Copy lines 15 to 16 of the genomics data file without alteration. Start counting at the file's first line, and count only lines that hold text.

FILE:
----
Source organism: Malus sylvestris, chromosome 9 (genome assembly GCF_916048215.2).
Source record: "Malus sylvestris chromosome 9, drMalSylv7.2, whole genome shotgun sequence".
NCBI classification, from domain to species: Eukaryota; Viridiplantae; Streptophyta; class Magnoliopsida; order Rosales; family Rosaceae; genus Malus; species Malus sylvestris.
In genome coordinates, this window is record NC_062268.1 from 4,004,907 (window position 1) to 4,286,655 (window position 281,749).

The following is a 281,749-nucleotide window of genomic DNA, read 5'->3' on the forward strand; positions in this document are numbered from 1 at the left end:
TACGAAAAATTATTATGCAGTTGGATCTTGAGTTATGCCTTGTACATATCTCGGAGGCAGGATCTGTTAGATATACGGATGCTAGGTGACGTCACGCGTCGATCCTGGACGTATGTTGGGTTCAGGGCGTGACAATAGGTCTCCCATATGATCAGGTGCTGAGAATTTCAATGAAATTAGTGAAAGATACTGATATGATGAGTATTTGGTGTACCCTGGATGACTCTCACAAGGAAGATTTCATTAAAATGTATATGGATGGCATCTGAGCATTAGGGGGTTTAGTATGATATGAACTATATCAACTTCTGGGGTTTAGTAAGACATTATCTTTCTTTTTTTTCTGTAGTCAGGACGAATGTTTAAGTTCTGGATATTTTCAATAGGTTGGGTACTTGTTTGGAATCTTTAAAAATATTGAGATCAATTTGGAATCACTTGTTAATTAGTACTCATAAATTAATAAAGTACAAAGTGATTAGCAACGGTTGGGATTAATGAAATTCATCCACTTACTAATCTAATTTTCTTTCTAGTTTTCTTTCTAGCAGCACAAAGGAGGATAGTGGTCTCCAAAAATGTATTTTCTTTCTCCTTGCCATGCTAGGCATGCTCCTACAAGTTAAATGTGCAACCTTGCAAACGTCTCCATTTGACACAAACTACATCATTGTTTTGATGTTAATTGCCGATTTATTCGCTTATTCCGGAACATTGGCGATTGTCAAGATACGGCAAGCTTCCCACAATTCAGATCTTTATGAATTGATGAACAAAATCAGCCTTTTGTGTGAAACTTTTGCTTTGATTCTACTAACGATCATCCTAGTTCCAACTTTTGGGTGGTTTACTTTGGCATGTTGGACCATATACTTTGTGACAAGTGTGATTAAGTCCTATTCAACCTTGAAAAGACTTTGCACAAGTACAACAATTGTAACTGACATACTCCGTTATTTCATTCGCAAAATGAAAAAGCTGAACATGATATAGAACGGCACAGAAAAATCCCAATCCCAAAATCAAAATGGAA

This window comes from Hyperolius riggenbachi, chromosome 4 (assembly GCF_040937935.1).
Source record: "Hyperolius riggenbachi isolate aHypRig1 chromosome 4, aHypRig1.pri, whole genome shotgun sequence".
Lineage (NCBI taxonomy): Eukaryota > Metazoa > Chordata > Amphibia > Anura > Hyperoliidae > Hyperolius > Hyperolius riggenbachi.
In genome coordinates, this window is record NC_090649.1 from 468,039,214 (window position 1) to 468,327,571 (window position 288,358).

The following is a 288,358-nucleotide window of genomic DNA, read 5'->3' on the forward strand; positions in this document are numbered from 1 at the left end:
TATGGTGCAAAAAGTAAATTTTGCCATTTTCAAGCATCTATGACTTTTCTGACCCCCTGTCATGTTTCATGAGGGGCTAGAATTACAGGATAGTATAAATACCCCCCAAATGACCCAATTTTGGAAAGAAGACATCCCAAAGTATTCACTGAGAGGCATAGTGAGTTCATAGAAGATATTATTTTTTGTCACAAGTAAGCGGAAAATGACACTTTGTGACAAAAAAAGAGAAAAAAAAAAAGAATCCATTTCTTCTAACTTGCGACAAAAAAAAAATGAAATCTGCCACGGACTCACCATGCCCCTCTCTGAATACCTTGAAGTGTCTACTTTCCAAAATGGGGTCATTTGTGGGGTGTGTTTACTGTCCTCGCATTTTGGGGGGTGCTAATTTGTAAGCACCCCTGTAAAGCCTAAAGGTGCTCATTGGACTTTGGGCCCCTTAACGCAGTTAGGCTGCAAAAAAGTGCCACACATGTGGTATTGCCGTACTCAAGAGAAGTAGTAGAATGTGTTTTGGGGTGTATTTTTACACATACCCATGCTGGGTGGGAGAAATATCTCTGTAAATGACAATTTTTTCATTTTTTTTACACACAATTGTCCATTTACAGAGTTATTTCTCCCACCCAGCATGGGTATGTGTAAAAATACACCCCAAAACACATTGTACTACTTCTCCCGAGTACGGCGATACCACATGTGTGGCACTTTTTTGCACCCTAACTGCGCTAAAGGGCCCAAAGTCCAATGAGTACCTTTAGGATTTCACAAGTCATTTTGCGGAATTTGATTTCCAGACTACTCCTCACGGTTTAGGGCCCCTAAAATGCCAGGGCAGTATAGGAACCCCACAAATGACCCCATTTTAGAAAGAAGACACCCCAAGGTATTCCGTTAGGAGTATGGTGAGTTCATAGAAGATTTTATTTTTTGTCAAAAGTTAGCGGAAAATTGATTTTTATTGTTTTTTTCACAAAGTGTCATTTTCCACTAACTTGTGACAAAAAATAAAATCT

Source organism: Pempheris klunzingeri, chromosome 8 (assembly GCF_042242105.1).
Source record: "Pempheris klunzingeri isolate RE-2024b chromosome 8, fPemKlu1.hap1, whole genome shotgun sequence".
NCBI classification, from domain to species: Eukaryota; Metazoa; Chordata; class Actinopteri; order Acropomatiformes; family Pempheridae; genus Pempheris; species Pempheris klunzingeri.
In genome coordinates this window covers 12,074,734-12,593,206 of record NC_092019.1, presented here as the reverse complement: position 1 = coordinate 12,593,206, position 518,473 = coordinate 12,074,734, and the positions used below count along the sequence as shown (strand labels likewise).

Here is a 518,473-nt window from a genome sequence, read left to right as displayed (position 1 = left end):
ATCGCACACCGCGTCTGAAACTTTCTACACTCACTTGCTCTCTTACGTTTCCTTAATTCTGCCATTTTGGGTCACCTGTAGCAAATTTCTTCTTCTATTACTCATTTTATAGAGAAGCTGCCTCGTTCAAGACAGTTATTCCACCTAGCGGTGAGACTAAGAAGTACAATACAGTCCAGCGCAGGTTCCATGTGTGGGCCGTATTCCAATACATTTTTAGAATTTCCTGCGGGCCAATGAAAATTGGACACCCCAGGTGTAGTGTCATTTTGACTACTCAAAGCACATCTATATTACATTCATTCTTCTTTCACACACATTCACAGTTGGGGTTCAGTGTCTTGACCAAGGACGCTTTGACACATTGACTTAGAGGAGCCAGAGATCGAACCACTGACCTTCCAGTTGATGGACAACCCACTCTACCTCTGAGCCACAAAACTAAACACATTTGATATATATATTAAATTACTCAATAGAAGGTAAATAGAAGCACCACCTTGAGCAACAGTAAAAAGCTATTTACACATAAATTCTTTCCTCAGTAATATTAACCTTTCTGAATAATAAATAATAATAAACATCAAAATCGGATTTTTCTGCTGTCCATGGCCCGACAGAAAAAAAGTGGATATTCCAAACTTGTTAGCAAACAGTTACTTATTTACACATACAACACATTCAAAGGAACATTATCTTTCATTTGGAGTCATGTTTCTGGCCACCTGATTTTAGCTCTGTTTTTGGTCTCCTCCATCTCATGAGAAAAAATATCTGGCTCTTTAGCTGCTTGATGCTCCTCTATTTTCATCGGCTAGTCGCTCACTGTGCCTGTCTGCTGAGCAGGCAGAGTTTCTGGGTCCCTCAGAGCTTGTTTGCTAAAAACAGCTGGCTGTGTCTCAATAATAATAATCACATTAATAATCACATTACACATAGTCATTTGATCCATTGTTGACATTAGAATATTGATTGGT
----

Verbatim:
NCBI classification, from domain to species: Eukaryota; Metazoa; Chordata; class Actinopteri; order Acropomatiformes; family Pempheridae; genus Pempheris; species Pempheris klunzingeri.
In genome coordinates this window covers 12,074,734-12,593,206 of record NC_092019.1, presented here as the reverse complement: position 1 = coordinate 12,593,206, position 518,473 = coordinate 12,074,734, and the positions used below count along the sequence as shown (strand labels likewise).